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Blind and partially sighted readers have good reason to celebrate Book Lovers Day

They can now have their favourite work read to them just by voicing the wish.

Any title from the vast Talking Books library run by national sight loss charity RNIB can now be accessed with a simple command to Alexa, the virtual 'assistant' device produced by Amazon. Users simply speak a command and Alexa searches online and plays whatever's requested - such as an audio-book, music track or podcast - from source.

RNIB has worked with Amazon to develop and launch a RNIB Talking Books 'skill', equivalent to an app. Users simply download this to access any of the 37,500 titles in RNIB's audio-library and have it read to them by simply saying “Alexa, open RNIB Talking Books,” and then choosing a title.

"As my sight began to deteriorate, reading became more of an effort and more of a chore," says Edinburgh resident Joan Kerr (63). "I would only read when I had to. Having an Alexa and the function to be able to access someone read to me opened up a world that I thought was closed, and has given me back so much enjoyment by getting engrossed in the words being said."

Ken Reid (63) from North Berwick was invited to participate in the beta-testing of the Talking Book 'skill'. "For most of my life with sight loss, reading has been a tactile experience," he said. "Either I have to grab my braille reader or my audio player and sit with a series of buttons in front of me. With the RNIB Talking Book 'skill', I can sit back and relax with my hands free for drinking a cup of tea and a biscuit while still listening to my current book."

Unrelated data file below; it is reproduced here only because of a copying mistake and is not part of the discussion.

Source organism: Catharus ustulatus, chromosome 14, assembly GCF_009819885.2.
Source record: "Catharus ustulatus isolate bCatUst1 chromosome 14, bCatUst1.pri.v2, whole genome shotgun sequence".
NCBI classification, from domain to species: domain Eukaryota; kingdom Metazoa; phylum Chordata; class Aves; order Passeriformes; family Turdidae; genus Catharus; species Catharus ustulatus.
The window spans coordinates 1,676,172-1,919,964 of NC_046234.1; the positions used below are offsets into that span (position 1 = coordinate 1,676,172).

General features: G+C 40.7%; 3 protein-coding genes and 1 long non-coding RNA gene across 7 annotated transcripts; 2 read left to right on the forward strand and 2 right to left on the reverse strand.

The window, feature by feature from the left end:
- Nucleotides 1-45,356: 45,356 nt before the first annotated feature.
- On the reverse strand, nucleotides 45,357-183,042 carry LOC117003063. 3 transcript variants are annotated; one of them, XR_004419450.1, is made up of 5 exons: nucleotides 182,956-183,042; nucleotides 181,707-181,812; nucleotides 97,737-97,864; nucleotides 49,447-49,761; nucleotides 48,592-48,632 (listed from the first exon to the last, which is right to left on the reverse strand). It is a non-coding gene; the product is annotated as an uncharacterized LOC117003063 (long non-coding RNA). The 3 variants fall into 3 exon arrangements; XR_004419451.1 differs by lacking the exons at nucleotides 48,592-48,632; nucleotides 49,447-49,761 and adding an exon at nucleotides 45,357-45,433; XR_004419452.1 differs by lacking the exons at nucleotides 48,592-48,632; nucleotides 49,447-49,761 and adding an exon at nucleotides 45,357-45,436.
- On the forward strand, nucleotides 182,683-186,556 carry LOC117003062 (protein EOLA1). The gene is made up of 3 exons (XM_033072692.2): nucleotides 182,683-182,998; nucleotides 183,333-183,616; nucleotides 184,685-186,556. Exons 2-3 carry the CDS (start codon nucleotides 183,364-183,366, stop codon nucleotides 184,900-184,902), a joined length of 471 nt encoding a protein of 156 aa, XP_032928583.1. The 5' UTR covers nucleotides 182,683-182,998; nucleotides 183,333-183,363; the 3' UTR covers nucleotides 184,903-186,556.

Student Eilidh Morrison (21) from Aberdeen agrees. "Alexa makes it easy to enjoy a book as you just shout out what you want it to do and it will do it," she says. "I loved reading books for as long as I can remember. When I was younger, I read actual hard books, but because of my ocular motor apraxia I can’t scan my eyes from left to right and as the words in a book follow this pattern what I did surprised everyone… I turned the book 90 degrees and read vertically.

"Then I found the magic of Talking Books and that changed my relationship with books as I was able to listen to more titles. Harry Potter appealed to me back when I was nine years old because I could escape my complex life as a visually impaired person and enjoy the journey of this young wizard."

RNIB (the Royal National Institute of Blind People) has long adapted emerging technology to the needs of those with sight loss. It's Talking Books library, the largest in Europe, began with Agatha Christie's 'The Murder of Roger Ackroyd' in 1935, recorded on a set of large long-playing records. From analogue to digital, RNIB evolved the technology through tape-reels, cassettes, CDs, memory-sticks, downloads and now simple voice-commands to Alexa.

"It could now hardly be easier to access your favourite title," says James Adams, director of RNIB Scotland. “Voice-activated technology like this helps blind and partially sighted people to enjoy reading just as much as sighted people. RNIB Talking Books are sent out free of charge to anyone who is blind or partially sighted."

Funded by voluntary donations, RNIB’s Library service sends out up to 5,000 books per day and lent more than 1.2 million titles last year on digital downloads, CD, USB, and braille books.